Remembering Rev. Fred L. Shuttlesworth: Civil Rights Leader ‘Made the Movement’

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The Rev. Fred L. Shuttlesworth, a storied civil rights leader who survived beatings and bombings in Alabama a half-century ago as he fought against racial injustice alongside the Rev. Dr. Martin Luther King Jr., died on Wednesday in Birmingham, Ala. He was 89.

He died at Princeton Baptist Medical Center, his wife, Sephira Bailey Shuttlesworth, said. He also lived in Birmingham.
It was in that city in the spring of 1963 that Mr. Shuttlesworth, an important ally of Dr. King, organized two tumultuous weeks of daily demonstrations by black children, students, clergymen and others against a rigidly segregated society.
Graphic scenes of helmeted police officers and firefighters under the direction of T. Eugene (Bull) Connor, Birmingham’s intransigent public safety commissioner, scattering peaceful marchers with fire hoses, police dogs and nightsticks, provoked a national outcry.
The brutality helped galvanize the nation’s conscience, as did the Ku Klux Klan’s bombing of a black church in Birmingham that summer, which killed four girls at Sunday school. Those events led to passage of the Civil Rights Act of 1964 and the Voting Rights Act of 1965, after the historic Alabama marches that year from Selma to Montgomery, which Mr. Shuttlesworth also helped organize. The laws were the bedrock of civil rights legislation.
“Without Fred Shuttlesworth laying the groundwork, those demonstrations in Birmingham would not have been as successful,” said Andrew M. Manis, author of “A Fire You Can’t Put Out,” a biography of Mr. Shuttlesworth. “Birmingham led to Selma, and those two became the basis of the civil rights struggle.”
Mr. Shuttlesworth, he added, had “no equal in terms of courage and putting his life in the line of fire” to battle segregation.
Mr. Shuttlesworth joined with Dr. King in 1957 as one of the four founding ministers of the Southern Christian Leadership Conference, the engine of Dr. King’s effort to unify the black clergy and their flocks to combat Jim Crow laws. At the time, Mr. Shuttlesworth was leader of the Alabama Christian Movement for Human Rights, which he had helped form in 1956 to replace the Alabama offices of the N.A.A.C.P., shut down for years by court injunction.
Outside their roles as men of the cloth and civil rights advocates, however, Mr. Shuttlesworth and Dr. King stood in sharp contrast to each other in terms of background, personality and strategies.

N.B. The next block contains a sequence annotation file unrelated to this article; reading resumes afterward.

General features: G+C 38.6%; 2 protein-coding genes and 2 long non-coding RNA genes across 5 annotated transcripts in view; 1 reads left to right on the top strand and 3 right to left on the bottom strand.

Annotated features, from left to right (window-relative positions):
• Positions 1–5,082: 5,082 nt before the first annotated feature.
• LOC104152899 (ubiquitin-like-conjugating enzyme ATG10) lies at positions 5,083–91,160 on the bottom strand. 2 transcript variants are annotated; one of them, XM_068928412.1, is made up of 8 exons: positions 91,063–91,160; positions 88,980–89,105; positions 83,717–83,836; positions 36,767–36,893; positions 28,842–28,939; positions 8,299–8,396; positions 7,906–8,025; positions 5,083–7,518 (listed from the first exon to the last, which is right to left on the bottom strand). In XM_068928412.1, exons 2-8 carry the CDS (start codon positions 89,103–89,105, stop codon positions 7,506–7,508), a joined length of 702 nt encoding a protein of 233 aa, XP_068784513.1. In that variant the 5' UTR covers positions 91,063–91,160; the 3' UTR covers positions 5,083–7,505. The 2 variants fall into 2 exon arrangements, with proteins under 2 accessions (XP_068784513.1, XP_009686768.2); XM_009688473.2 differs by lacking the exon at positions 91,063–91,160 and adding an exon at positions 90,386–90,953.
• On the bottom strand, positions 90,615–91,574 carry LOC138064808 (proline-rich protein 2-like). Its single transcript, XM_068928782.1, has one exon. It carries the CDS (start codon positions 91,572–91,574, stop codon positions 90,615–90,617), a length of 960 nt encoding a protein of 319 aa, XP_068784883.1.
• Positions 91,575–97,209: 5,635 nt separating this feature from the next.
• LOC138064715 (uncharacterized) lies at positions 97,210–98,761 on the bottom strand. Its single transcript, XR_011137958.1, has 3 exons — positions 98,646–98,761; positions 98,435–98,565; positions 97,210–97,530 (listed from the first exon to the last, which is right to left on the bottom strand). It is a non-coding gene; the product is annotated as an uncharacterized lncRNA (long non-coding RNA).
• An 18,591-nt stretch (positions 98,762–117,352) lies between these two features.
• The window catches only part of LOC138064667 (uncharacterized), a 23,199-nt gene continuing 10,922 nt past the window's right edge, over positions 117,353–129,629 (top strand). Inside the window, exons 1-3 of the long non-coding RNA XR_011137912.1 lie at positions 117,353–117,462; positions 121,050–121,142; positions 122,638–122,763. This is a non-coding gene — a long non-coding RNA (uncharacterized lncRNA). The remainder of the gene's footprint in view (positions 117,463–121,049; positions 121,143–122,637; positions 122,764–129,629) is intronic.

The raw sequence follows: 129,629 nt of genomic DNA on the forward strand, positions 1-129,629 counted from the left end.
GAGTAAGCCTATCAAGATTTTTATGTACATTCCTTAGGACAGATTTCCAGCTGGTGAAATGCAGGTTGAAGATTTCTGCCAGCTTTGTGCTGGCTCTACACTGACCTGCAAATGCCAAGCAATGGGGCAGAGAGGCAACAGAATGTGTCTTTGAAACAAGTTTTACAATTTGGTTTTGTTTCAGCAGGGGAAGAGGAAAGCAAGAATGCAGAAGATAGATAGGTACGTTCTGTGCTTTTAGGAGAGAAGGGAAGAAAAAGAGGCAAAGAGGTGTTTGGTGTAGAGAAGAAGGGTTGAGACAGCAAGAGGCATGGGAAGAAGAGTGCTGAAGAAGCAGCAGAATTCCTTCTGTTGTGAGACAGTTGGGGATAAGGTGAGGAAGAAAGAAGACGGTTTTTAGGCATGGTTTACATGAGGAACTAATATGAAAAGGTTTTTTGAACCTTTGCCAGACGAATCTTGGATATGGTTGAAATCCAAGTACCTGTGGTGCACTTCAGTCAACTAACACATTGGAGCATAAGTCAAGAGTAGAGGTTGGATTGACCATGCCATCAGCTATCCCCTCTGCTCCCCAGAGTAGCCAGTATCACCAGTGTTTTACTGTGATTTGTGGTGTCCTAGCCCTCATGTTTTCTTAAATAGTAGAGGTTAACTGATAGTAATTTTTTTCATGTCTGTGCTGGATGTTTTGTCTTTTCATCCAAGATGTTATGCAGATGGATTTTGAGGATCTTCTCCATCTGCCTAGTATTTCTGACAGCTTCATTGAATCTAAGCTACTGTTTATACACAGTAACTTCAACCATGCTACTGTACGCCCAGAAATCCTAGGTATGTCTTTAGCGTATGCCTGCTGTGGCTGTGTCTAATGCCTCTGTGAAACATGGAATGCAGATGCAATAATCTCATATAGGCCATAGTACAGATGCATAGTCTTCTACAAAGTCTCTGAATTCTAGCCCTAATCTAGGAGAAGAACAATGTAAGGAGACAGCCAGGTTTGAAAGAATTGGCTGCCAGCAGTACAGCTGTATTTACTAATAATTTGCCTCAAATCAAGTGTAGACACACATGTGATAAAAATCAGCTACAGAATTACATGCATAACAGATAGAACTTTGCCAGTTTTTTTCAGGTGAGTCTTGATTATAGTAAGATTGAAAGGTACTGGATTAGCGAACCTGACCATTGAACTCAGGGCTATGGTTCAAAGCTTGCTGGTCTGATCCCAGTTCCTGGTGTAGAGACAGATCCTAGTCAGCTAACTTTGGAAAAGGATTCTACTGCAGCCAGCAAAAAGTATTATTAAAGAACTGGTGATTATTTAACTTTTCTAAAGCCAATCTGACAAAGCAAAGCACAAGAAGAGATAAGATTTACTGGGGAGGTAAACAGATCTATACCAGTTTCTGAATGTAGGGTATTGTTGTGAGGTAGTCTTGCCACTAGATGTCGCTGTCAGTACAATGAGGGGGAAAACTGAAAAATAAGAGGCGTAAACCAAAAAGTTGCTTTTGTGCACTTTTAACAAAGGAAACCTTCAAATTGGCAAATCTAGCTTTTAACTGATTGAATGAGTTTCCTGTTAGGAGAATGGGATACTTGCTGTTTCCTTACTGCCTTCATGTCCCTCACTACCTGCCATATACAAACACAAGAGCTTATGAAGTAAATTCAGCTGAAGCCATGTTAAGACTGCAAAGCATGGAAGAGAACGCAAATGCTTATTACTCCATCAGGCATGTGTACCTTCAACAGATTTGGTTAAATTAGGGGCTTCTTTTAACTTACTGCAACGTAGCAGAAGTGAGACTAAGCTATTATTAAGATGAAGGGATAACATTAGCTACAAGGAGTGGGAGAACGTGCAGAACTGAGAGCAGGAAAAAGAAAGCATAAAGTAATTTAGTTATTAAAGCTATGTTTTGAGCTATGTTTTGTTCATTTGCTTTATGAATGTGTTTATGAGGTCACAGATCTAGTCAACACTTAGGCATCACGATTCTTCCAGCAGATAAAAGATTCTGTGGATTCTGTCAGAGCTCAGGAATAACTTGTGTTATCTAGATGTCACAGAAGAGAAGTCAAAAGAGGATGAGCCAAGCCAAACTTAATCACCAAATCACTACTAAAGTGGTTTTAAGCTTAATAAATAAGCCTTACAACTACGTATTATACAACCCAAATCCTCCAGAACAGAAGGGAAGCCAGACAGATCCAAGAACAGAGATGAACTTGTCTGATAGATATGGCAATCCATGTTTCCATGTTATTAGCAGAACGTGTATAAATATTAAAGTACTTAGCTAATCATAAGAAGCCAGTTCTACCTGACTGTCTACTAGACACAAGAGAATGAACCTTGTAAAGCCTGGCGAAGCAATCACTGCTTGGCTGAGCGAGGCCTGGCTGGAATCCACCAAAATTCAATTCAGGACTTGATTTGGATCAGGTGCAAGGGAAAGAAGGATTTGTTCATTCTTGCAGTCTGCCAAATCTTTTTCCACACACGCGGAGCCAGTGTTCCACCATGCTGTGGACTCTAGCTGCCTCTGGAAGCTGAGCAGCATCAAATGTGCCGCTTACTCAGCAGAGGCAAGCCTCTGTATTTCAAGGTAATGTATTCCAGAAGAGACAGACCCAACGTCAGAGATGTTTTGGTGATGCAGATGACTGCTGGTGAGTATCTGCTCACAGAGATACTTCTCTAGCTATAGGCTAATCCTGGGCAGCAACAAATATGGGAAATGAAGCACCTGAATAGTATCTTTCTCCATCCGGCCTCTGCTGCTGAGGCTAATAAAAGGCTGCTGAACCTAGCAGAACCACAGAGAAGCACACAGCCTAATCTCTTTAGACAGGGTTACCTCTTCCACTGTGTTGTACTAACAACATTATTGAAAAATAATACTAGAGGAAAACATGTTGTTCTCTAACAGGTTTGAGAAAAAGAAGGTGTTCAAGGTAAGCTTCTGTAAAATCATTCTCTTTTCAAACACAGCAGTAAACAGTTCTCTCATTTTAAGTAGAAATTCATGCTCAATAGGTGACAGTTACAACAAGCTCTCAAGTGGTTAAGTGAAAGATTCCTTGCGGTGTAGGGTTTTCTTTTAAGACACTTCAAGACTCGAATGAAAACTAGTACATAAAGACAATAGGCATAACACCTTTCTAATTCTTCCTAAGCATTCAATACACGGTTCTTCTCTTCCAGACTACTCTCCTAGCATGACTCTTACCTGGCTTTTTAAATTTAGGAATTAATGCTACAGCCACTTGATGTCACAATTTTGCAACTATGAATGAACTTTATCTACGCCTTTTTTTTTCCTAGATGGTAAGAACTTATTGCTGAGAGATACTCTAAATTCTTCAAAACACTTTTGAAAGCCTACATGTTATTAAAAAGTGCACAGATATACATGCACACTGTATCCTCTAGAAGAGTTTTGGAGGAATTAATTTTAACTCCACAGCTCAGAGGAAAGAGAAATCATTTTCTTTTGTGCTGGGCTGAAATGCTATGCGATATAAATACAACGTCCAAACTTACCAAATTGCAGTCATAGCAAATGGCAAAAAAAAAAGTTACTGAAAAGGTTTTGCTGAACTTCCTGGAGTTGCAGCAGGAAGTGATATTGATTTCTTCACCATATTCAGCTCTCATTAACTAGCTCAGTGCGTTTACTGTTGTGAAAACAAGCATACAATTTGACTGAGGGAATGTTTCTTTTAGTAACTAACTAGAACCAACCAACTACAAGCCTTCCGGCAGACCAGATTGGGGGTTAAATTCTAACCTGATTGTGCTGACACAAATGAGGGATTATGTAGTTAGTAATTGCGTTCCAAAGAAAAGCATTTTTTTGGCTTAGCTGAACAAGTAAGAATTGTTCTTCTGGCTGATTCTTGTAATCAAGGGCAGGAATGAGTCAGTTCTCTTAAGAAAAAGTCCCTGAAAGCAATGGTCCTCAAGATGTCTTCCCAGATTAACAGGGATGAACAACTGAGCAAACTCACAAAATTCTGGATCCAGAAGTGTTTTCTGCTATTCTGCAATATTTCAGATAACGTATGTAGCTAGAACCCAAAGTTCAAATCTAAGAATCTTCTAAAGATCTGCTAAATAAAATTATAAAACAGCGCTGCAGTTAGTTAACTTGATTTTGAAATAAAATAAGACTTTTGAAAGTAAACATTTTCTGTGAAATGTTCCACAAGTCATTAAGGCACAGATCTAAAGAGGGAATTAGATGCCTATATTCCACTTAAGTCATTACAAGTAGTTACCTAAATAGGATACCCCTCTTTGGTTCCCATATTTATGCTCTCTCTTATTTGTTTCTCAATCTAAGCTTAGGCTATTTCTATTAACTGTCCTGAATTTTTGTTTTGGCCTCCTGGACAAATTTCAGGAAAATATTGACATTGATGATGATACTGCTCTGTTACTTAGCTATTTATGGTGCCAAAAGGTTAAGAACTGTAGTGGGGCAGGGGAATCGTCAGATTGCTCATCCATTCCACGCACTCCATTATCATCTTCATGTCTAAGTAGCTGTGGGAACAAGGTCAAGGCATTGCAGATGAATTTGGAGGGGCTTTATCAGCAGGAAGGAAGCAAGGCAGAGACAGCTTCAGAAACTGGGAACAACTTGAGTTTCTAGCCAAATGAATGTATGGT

Dr. King was a polished product of Atlanta’s black middle class. A graduate of Morehouse College, he held a Ph.D. in systematic theology from Boston University. Fred Shuttlesworth was a child of poor black Alabama whose ministerial degree was from an unaccredited black school. (He later earned a master’s degree in education from Alabama State College.)
Where Dr. King could deliver thunderous oratory and move audiences by his reasoned convictions and faith, Mr. Shuttlesworth was fiery, whether preaching in the pulpit or standing up to Bull Connor, who dueled with him for years in street protests and boycotts leading up to their historic 1963 showdown.
Diane McWhorter, the author of “Carry Me Home,” the Pulitzer Prize-winning 2001 book about the struggle in Birmingham, wrote in an e-mail that Mr. Shuttlesworth was known among some civil rights activists as “the Wild Man from Birmingham.”
“Among the youthful ‘elders’ of the movement,” she added, “he was Martin Luther King’s most effective and insistent foil: blunt where King was soothing, driven where King was leisurely, and most important, confrontational where King was conciliatory — meaning, critically, that he was more upsetting than King in the eyes of the white public.”
Mr. Shuttlesworth was temperamental, even obstinate, and championed action and confrontation over words. He could antagonize segregationists and allies alike, quarreling with his allies behind closed doors.
But few doubted his courage. In the years before 1963 he was arrested time and again — 30 to 40 times by his count — on charges aimed at impeding peaceful protests. He was repeatedly jailed and twice the target of bombs.
In one instance, on Christmas night 1956, he survived an attack in which six sticks of dynamite were detonated outside his parsonage bedroom as he lay in bed. “The wall and the floor were blown out,” Ms. McWhorter wrote, “and the mattress heaved into the air, supporting Shuttlesworth like a magic carpet.”
When he tried to enroll his children in an all-white school in 1957, Klansmen attacked him with bicycle chains and brass knuckles. When a doctor treating his head wounds marveled that he had not suffered a concussion, Mr. Shuttlesworth famously replied, “Doctor, the Lord knew I lived in a hard town, so he gave me a hard head.”
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SOURCE: The New York Times
Jon Nordheimer

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